Concepts and categories of emotion in East Asia


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While travelling in China years ago, Giusi Tamburello went through a disconcerting experience when a man committed suicide, throwing himself under the train she was travelling in. What in reality was unusual, however, was not the situation itself, but that when asking a fellow passenger what had happened, the answer was given with a smile. As in the West situations like these are faced with grief and distress, the memory of the passenger’s unexpected expression remained with her for long. Yet later, Tamberello learned that in the Far Eastern world emotional stress is confronted with a smile as a way of emotional reassurance.


Inspired on the seventh May Symposia, an annual conference held at the Lecce University to discuss the connections between values and emotions in East Asia, and edited by Giusi Tamburello herself, 14 scholars of distinctive experience and insight contribute to this title, exploring the concept of emotions and the behavioural patterns in the Far East as a definition of the peculiar characteristics of a culture. Particular attention is given to China and how its culture has influenced the surrounding area as a mean to understand how the process of cultural influence is today expanding to a global dimension.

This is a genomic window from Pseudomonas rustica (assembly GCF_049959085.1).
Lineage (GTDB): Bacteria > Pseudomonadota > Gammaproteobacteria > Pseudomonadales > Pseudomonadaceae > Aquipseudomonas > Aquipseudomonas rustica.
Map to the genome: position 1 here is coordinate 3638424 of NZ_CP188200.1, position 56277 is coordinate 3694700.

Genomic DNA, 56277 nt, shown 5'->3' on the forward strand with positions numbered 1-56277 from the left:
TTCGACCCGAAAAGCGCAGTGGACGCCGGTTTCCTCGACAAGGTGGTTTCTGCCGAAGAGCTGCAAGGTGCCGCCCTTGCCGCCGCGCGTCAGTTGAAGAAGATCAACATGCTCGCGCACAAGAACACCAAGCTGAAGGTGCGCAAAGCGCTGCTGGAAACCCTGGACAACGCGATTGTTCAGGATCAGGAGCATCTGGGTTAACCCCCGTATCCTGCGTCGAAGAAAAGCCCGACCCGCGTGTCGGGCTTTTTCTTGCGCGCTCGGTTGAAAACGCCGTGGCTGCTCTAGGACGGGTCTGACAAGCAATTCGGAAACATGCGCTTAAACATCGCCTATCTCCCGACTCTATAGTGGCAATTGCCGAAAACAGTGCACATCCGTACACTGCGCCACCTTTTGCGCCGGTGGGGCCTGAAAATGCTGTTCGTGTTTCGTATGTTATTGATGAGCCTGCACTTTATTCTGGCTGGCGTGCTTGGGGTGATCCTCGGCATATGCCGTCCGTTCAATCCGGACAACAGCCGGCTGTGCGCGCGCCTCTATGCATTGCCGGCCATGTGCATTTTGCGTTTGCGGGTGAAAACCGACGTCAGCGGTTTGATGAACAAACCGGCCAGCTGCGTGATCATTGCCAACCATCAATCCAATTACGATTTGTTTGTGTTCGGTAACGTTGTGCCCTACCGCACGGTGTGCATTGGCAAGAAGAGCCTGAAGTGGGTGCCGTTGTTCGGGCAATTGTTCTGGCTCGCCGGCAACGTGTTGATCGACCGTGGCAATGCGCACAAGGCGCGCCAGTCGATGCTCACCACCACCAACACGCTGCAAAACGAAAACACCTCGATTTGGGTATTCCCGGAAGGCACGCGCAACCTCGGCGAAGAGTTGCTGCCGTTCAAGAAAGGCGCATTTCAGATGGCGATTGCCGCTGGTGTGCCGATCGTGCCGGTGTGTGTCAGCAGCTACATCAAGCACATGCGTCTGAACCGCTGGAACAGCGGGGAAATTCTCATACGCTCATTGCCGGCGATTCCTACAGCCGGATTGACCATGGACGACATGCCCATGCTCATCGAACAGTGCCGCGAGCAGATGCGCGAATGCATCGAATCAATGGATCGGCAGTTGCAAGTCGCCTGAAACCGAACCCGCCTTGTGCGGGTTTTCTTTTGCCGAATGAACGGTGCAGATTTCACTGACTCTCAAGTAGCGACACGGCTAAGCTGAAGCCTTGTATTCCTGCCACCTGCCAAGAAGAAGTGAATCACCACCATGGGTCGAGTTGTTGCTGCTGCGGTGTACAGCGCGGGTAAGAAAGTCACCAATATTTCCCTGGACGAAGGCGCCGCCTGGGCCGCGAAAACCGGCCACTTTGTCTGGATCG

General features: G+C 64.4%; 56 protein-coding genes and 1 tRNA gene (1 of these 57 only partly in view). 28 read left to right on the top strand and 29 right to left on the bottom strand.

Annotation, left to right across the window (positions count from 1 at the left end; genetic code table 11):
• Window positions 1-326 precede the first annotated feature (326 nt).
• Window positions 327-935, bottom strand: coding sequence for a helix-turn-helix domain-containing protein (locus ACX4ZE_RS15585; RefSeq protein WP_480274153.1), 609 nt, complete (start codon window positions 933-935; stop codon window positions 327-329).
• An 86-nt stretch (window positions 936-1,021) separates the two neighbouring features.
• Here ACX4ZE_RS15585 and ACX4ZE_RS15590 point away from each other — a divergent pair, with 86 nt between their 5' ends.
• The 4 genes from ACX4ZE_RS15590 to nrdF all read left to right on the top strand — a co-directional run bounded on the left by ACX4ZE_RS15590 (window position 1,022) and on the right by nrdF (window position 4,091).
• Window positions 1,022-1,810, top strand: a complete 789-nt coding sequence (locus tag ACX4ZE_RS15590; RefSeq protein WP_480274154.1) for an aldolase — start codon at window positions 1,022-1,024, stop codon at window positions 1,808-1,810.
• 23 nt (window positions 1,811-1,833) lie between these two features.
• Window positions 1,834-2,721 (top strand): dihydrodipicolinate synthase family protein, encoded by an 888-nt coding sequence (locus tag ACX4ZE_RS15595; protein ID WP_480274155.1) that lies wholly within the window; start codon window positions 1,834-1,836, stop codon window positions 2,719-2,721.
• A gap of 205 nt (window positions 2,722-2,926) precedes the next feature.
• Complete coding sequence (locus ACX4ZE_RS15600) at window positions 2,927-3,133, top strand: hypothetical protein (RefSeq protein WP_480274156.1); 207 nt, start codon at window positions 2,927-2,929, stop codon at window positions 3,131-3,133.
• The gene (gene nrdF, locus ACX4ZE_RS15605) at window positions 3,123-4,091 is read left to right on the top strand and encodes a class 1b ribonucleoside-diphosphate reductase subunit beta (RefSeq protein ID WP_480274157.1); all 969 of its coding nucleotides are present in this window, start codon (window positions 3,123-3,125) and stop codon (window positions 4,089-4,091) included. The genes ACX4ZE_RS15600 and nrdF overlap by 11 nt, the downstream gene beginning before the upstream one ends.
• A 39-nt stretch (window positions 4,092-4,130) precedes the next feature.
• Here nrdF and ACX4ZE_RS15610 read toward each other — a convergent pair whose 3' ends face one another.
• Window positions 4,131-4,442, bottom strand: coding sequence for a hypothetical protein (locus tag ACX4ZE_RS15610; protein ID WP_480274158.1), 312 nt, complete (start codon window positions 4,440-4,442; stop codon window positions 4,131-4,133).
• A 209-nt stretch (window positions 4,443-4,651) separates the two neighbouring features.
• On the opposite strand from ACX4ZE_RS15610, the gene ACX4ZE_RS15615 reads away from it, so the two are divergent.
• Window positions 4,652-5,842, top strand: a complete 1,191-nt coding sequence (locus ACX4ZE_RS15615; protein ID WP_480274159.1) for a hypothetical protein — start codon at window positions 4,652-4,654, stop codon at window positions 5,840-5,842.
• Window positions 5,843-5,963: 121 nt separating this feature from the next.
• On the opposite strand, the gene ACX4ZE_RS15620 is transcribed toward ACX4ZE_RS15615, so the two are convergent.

Exploring the idea that the understanding of emotions is based on its specific culture, all 14 essays focus in one or more categorisations and definitions of emotions within a particular area or society. As emotions function as arbitrators connecting the body and society, these connote psychological, social, communication, and somatic processes, operating singularly, according to determinate circumstances and varying in its several perspectives. Therefore, due to its intrinsic heterogeneous characteristics, once emotions are reduced to a general classification, a complete reconstruction and description of the emotional experiences of a certain area is impossible. However, by acknowledging the variability of emotions, these still have some regular processes in their creation and transmission. For that reason, the categories that have been adopted should be seen as the several possibilities of understanding this continuously changing phenomenon. A clear distinction is made between different cultures and, apart from all terms in original language and their English equivalent, categories were created based on their affinities, being sometimes subdivided into groups.